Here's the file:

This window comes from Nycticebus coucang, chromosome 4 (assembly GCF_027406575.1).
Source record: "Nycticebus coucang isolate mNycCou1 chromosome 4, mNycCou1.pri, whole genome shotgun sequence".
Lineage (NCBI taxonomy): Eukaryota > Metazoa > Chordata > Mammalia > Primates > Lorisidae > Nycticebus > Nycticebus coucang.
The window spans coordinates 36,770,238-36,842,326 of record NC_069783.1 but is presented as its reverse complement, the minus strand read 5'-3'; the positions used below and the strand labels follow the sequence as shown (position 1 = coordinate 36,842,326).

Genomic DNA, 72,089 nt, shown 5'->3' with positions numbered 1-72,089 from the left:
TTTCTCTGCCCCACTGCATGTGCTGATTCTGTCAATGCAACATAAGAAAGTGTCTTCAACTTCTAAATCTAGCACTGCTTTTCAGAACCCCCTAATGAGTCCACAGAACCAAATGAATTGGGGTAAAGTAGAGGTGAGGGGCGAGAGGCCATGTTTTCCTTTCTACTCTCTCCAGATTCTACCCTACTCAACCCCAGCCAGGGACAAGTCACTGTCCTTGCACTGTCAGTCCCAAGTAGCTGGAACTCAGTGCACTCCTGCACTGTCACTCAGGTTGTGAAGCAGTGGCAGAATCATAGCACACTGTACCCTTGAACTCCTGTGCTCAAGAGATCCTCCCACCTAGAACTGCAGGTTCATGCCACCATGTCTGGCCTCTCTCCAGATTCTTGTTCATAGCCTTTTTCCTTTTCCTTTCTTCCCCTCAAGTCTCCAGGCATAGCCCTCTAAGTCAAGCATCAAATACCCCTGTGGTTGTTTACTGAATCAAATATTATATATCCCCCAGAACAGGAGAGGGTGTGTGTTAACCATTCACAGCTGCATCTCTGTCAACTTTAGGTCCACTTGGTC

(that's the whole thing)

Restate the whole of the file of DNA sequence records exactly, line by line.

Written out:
This window comes from Nycticebus coucang, chromosome 4 (assembly GCF_027406575.1).
Source record: "Nycticebus coucang isolate mNycCou1 chromosome 4, mNycCou1.pri, whole genome shotgun sequence".
Lineage (NCBI taxonomy): Eukaryota > Metazoa > Chordata > Mammalia > Primates > Lorisidae > Nycticebus > Nycticebus coucang.
The window spans coordinates 36,770,238-36,842,326 of record NC_069783.1 but is presented as its reverse complement, the minus strand read 5'-3'; the positions used below and the strand labels follow the sequence as shown (position 1 = coordinate 36,842,326).

Genomic DNA, 72,089 nt, shown 5'->3' with positions numbered 1-72,089 from the left:
TTTCTCTGCCCCACTGCATGTGCTGATTCTGTCAATGCAACATAAGAAAGTGTCTTCAACTTCTAAATCTAGCACTGCTTTTCAGAACCCCCTAATGAGTCCACAGAACCAAATGAATTGGGGTAAAGTAGAGGTGAGGGGCGAGAGGCCATGTTTTCCTTTCTACTCTCTCCAGATTCTACCCTACTCAACCCCAGCCAGGGACAAGTCACTGTCCTTGCACTGTCAGTCCCAAGTAGCTGGAACTCAGTGCACTCCTGCACTGTCACTCAGGTTGTGAAGCAGTGGCAGAATCATAGCACACTGTACCCTTGAACTCCTGTGCTCAAGAGATCCTCCCACCTAGAACTGCAGGTTCATGCCACCATGTCTGGCCTCTCTCCAGATTCTTGTTCATAGCCTTTTTCCTTTTCCTTTCTTCCCCTCAAGTCTCCAGGCATAGCCCTCTAAGTCAAGCATCAAATACCCCTGTGGTTGTTTACTGAATCAAATATTATATATCCCCCAGAACAGGAGAGGGTGTGTGTTAACCATTCACAGCTGCATCTCTGTCAACTTTAGGTCCACTTGGTC